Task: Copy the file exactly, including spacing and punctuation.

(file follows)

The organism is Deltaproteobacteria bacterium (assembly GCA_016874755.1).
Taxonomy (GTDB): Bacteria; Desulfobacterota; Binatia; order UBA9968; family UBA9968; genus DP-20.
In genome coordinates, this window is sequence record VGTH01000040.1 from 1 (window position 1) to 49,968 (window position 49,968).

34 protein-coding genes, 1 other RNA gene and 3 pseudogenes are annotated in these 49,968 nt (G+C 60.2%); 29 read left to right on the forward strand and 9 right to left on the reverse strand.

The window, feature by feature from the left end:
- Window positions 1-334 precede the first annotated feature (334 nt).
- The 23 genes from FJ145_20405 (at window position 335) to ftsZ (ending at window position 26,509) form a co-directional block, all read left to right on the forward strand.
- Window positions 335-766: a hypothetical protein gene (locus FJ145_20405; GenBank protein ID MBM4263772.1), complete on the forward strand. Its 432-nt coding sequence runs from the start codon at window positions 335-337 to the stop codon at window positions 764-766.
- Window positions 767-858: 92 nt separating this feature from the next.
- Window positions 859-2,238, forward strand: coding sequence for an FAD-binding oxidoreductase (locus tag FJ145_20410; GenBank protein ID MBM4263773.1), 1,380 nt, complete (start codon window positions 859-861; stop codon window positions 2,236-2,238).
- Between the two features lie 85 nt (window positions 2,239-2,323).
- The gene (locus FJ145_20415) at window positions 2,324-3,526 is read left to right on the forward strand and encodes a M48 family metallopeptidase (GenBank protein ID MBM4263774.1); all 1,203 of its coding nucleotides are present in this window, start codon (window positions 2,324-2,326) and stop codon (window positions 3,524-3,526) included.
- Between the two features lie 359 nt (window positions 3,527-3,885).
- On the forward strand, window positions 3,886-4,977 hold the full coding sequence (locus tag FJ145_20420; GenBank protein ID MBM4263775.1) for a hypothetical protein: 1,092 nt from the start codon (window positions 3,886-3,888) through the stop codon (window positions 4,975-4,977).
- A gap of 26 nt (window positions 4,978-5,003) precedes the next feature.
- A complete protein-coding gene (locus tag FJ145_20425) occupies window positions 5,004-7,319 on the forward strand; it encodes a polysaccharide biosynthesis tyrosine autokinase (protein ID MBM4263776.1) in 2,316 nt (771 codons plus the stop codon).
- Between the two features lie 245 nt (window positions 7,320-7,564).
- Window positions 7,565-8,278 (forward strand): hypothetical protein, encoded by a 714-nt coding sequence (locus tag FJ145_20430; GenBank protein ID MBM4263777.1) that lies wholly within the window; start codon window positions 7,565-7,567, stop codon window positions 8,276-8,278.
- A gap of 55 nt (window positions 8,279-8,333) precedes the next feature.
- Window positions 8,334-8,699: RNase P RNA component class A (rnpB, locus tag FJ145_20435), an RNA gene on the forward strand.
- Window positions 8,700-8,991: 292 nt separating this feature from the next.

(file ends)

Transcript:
The organism is Deltaproteobacteria bacterium (assembly GCA_016874755.1).
Taxonomy (GTDB): Bacteria; Desulfobacterota; Binatia; order UBA9968; family UBA9968; genus DP-20.
In genome coordinates, this window is sequence record VGTH01000040.1 from 1 (window position 1) to 49,968 (window position 49,968).

34 protein-coding genes, 1 other RNA gene and 3 pseudogenes are annotated in these 49,968 nt (G+C 60.2%); 29 read left to right on the forward strand and 9 right to left on the reverse strand.

The window, feature by feature from the left end:
- Window positions 1-334 precede the first annotated feature (334 nt).
- The 23 genes from FJ145_20405 (at window position 335) to ftsZ (ending at window position 26,509) form a co-directional block, all read left to right on the forward strand.
- Window positions 335-766: a hypothetical protein gene (locus FJ145_20405; GenBank protein ID MBM4263772.1), complete on the forward strand. Its 432-nt coding sequence runs from the start codon at window positions 335-337 to the stop codon at window positions 764-766.
- Window positions 767-858: 92 nt separating this feature from the next.
- Window positions 859-2,238, forward strand: coding sequence for an FAD-binding oxidoreductase (locus tag FJ145_20410; GenBank protein ID MBM4263773.1), 1,380 nt, complete (start codon window positions 859-861; stop codon window positions 2,236-2,238).
- Between the two features lie 85 nt (window positions 2,239-2,323).
- The gene (locus FJ145_20415) at window positions 2,324-3,526 is read left to right on the forward strand and encodes a M48 family metallopeptidase (GenBank protein ID MBM4263774.1); all 1,203 of its coding nucleotides are present in this window, start codon (window positions 2,324-2,326) and stop codon (window positions 3,524-3,526) included.
- Between the two features lie 359 nt (window positions 3,527-3,885).
- On the forward strand, window positions 3,886-4,977 hold the full coding sequence (locus tag FJ145_20420; GenBank protein ID MBM4263775.1) for a hypothetical protein: 1,092 nt from the start codon (window positions 3,886-3,888) through the stop codon (window positions 4,975-4,977).
- A gap of 26 nt (window positions 4,978-5,003) precedes the next feature.
- A complete protein-coding gene (locus tag FJ145_20425) occupies window positions 5,004-7,319 on the forward strand; it encodes a polysaccharide biosynthesis tyrosine autokinase (protein ID MBM4263776.1) in 2,316 nt (771 codons plus the stop codon).
- Between the two features lie 245 nt (window positions 7,320-7,564).
- Window positions 7,565-8,278 (forward strand): hypothetical protein, encoded by a 714-nt coding sequence (locus tag FJ145_20430; GenBank protein ID MBM4263777.1) that lies wholly within the window; start codon window positions 7,565-7,567, stop codon window positions 8,276-8,278.
- A gap of 55 nt (window positions 8,279-8,333) precedes the next feature.
- Window positions 8,334-8,699: RNase P RNA component class A (rnpB, locus tag FJ145_20435), an RNA gene on the forward strand.
- Window positions 8,700-8,991: 292 nt separating this feature from the next.